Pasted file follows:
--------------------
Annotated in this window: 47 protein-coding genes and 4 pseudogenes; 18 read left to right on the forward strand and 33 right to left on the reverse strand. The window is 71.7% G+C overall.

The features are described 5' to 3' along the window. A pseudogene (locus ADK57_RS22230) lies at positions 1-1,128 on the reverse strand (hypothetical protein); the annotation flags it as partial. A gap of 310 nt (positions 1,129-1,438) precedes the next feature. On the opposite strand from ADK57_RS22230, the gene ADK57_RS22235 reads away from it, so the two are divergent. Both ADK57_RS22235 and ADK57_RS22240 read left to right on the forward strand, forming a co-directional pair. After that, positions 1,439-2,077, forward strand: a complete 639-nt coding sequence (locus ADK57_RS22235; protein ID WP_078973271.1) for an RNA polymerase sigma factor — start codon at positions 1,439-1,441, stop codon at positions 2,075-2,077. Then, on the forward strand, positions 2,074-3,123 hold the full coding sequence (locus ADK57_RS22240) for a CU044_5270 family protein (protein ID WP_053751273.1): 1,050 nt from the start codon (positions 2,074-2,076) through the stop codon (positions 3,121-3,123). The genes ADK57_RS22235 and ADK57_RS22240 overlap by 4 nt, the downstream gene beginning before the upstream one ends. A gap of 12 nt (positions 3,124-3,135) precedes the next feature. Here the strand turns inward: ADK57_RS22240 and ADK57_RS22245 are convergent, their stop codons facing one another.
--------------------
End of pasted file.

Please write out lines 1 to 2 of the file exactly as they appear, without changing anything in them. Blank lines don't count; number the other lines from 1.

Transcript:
Annotated in this window: 47 protein-coding genes and 4 pseudogenes; 18 read left to right on the forward strand and 33 right to left on the reverse strand. The window is 71.7% G+C overall.

The features are described 5' to 3' along the window. A pseudogene (locus ADK57_RS22230) lies at positions 1-1,128 on the reverse strand (hypothetical protein); the annotation flags it as partial. A gap of 310 nt (positions 1,129-1,438) precedes the next feature. On the opposite strand from ADK57_RS22230, the gene ADK57_RS22235 reads away from it, so the two are divergent. Both ADK57_RS22235 and ADK57_RS22240 read left to right on the forward strand, forming a co-directional pair. After that, positions 1,439-2,077, forward strand: a complete 639-nt coding sequence (locus ADK57_RS22235; protein ID WP_078973271.1) for an RNA polymerase sigma factor — start codon at positions 1,439-1,441, stop codon at positions 2,075-2,077. Then, on the forward strand, positions 2,074-3,123 hold the full coding sequence (locus ADK57_RS22240) for a CU044_5270 family protein (protein ID WP_053751273.1): 1,050 nt from the start codon (positions 2,074-2,076) through the stop codon (positions 3,121-3,123). The genes ADK57_RS22235 and ADK57_RS22240 overlap by 4 nt, the downstream gene beginning before the upstream one ends. A gap of 12 nt (positions 3,124-3,135) precedes the next feature. Here the strand turns inward: ADK57_RS22240 and ADK57_RS22245 are convergent, their stop codons facing one another.